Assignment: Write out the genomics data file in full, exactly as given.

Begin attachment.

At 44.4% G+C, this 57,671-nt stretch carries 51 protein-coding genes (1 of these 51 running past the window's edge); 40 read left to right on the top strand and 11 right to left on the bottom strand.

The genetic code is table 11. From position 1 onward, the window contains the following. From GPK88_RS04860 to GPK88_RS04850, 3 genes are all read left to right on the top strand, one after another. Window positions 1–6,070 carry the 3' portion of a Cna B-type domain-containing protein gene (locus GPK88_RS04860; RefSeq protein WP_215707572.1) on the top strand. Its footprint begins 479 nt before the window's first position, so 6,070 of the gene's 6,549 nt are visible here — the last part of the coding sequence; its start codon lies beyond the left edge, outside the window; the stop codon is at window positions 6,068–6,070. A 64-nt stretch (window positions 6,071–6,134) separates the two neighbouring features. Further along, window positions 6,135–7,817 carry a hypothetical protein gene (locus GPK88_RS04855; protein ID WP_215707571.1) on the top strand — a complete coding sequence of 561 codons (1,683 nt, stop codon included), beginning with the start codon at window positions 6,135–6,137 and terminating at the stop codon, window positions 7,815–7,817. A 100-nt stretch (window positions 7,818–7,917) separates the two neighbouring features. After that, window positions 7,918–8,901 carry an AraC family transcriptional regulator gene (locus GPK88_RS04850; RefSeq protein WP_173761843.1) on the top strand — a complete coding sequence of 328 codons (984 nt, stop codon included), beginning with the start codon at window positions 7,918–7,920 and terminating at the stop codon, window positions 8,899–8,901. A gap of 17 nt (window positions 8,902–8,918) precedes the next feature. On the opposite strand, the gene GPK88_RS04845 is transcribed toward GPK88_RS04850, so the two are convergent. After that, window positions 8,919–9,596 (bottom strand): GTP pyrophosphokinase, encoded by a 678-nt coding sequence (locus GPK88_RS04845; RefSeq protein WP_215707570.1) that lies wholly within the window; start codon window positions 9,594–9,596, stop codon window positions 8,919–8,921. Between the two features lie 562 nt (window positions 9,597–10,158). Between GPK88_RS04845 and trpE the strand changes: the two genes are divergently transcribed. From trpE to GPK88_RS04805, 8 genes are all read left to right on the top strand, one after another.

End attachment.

At 44.4% G+C, this 57,671-nt stretch carries 51 protein-coding genes (1 of these 51 running past the window's edge); 40 read left to right on the top strand and 11 right to left on the bottom strand.

The genetic code is table 11. From position 1 onward, the window contains the following. From GPK88_RS04860 to GPK88_RS04850, 3 genes are all read left to right on the top strand, one after another. Window positions 1–6,070 carry the 3' portion of a Cna B-type domain-containing protein gene (locus GPK88_RS04860; RefSeq protein WP_215707572.1) on the top strand. Its footprint begins 479 nt before the window's first position, so 6,070 of the gene's 6,549 nt are visible here — the last part of the coding sequence; its start codon lies beyond the left edge, outside the window; the stop codon is at window positions 6,068–6,070. A 64-nt stretch (window positions 6,071–6,134) separates the two neighbouring features. Further along, window positions 6,135–7,817 carry a hypothetical protein gene (locus GPK88_RS04855; protein ID WP_215707571.1) on the top strand — a complete coding sequence of 561 codons (1,683 nt, stop codon included), beginning with the start codon at window positions 6,135–6,137 and terminating at the stop codon, window positions 7,815–7,817. A 100-nt stretch (window positions 7,818–7,917) separates the two neighbouring features. After that, window positions 7,918–8,901 carry an AraC family transcriptional regulator gene (locus GPK88_RS04850; RefSeq protein WP_173761843.1) on the top strand — a complete coding sequence of 328 codons (984 nt, stop codon included), beginning with the start codon at window positions 7,918–7,920 and terminating at the stop codon, window positions 8,899–8,901. A gap of 17 nt (window positions 8,902–8,918) precedes the next feature. On the opposite strand, the gene GPK88_RS04845 is transcribed toward GPK88_RS04850, so the two are convergent. After that, window positions 8,919–9,596 (bottom strand): GTP pyrophosphokinase, encoded by a 678-nt coding sequence (locus GPK88_RS04845; RefSeq protein WP_215707570.1) that lies wholly within the window; start codon window positions 9,594–9,596, stop codon window positions 8,919–8,921. Between the two features lie 562 nt (window positions 9,597–10,158). Between GPK88_RS04845 and trpE the strand changes: the two genes are divergently transcribed. From trpE to GPK88_RS04805, 8 genes are all read left to right on the top strand, one after another.